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2022-05-20 10:16:53   •   ID: 2332

On the Move: The Early Upper Paleolithic in Europe -Part I

Plate 1 from ESA; Creative Commons Attribution-ShareAlike 3.0 IGO license
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Figure 1-3 show Blade and Bladelet blanks, aside with a narrow fronted core from Kebara Cave (Israel), suggestive for an early Ahmarian.

Figure 3-5 displays three slightly curved unretouched Lamelles Dufour (Dufour subtype) from Pataud (Dordogne; France) and Les Cottes (Vienne; France), along with a corresponding carinated core, traits of an Aurignacian sensu lato.

The spread of the Upper Paleolithic led through the Levant over the Balkans and the East European Plain to Central and South Europe and was most possibly linked to the spread of Homo Sapiens, some of them had mated with Neanderthals, shortly before their arrival in Europe.

Waterways, either along the Danube and / or along the the Mediterranean cost may have played a crucial role in the process.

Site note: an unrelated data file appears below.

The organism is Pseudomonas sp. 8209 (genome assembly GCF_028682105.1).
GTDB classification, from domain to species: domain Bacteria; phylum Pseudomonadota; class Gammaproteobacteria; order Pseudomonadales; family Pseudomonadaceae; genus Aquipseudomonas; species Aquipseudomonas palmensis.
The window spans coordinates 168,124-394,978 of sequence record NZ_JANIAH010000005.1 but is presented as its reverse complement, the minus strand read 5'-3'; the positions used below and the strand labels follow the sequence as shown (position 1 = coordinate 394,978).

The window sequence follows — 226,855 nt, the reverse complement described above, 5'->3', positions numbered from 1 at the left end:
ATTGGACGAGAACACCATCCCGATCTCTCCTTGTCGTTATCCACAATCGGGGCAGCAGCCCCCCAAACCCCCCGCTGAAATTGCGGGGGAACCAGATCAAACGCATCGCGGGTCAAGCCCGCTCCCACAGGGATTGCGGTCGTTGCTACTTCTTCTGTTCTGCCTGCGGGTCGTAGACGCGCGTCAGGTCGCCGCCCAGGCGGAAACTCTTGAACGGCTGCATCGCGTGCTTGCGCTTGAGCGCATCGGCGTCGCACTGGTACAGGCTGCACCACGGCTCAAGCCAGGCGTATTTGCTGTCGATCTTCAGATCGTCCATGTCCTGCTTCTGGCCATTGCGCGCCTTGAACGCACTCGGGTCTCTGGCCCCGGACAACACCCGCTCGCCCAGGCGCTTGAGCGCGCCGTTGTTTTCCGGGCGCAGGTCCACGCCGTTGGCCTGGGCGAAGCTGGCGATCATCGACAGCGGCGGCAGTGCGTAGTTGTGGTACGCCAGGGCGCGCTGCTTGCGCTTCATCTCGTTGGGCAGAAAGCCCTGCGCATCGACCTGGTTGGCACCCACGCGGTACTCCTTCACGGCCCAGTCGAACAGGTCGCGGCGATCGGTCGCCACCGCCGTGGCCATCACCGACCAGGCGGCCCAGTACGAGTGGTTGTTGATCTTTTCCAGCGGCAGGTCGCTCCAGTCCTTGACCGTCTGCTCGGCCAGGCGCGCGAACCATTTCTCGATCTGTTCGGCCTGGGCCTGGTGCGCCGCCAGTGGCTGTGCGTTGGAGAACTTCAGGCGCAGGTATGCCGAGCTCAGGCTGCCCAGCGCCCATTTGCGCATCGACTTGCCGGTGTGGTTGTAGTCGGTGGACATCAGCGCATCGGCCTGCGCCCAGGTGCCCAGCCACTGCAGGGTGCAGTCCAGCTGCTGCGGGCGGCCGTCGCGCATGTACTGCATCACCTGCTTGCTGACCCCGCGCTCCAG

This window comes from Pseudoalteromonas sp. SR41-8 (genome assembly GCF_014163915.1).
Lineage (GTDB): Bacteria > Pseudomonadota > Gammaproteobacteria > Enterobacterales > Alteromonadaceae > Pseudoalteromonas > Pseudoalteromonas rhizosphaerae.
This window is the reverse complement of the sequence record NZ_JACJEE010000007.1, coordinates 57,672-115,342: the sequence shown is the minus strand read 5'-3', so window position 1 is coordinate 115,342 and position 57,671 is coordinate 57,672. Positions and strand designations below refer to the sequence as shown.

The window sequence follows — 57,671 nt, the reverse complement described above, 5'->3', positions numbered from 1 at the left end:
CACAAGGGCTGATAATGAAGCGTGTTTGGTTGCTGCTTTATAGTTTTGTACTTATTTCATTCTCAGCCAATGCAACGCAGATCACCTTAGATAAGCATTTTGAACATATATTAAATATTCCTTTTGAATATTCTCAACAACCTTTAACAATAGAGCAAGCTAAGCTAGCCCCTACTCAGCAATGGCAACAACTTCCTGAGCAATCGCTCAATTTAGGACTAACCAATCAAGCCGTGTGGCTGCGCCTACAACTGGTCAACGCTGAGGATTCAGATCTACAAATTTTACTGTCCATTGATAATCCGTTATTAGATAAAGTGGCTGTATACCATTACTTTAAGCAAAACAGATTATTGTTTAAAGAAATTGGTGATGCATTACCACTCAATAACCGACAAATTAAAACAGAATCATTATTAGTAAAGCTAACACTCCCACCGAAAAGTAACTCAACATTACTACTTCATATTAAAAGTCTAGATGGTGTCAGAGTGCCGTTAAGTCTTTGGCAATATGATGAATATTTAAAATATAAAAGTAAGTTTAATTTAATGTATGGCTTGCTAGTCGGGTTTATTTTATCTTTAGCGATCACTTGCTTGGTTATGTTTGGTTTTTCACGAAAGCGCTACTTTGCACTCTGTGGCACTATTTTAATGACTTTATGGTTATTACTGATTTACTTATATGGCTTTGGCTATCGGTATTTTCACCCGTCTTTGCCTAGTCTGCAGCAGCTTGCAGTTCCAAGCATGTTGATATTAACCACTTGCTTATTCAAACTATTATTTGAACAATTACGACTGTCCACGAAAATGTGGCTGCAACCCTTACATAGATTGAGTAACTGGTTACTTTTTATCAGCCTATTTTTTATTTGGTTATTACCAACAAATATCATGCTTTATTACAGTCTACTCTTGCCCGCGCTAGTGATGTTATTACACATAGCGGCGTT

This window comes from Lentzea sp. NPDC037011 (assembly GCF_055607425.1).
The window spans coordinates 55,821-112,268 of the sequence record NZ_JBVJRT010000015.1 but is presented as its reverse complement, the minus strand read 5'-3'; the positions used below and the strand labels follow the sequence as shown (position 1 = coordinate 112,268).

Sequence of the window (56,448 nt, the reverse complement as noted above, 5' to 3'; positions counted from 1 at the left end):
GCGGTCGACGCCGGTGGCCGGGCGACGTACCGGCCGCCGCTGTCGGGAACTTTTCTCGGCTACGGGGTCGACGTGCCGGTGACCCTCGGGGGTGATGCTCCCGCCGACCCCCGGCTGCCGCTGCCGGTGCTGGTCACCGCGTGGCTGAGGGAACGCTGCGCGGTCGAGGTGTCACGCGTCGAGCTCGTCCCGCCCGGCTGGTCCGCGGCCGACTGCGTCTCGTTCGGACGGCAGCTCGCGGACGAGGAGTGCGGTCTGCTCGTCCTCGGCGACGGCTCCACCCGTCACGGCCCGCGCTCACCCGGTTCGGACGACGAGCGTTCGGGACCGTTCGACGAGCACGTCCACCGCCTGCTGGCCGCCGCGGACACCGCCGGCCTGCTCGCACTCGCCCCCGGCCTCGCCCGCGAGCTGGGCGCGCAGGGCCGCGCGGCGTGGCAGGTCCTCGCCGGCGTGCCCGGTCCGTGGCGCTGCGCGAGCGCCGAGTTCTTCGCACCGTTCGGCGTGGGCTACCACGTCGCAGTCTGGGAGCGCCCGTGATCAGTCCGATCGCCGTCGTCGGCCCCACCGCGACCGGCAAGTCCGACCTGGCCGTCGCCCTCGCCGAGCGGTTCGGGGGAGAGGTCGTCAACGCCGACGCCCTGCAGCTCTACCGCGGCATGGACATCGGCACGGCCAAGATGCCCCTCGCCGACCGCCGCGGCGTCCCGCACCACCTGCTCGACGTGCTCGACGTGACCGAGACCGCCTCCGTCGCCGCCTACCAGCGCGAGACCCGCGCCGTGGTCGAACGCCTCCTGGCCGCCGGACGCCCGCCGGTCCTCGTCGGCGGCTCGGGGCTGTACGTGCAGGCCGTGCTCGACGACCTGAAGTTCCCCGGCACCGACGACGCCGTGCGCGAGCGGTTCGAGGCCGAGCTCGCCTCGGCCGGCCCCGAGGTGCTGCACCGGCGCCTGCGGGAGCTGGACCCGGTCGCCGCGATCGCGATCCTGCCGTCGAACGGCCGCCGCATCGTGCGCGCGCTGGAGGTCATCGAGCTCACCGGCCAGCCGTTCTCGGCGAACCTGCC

These are the findings of the last decade although there were certainly other routes of AHMs that remain to be evaluated, regarding that our ancestors were earlier present in Asia than in Europe- a rather marginal „cul de sac“ in Human Evolution.

Archeologically; the common lithic denominator of the Upper Paleolithic remains a technique that relied on both a blade and a bladelet technology in the production of innovative multicomponent hunting projectiles.

If the desired blank was a flake, upper Palaeolithic ensembles may be defined by their systematic use of backed Lunates, a technology that was totally absent during the European Middle Paleolithic.

In my opinion, this picture will not change much. The archaeological, paleogenetic, paleoanthropological and chronological evidence fits too well. In addition "Big data“ processing and complex Modelling algorithms became more important and point to the same direction.

This Blog has already reported about the evolution of the the Initial and Early Upper Paleolithic (IUP / EUP) in the Levant - see here: 2237 .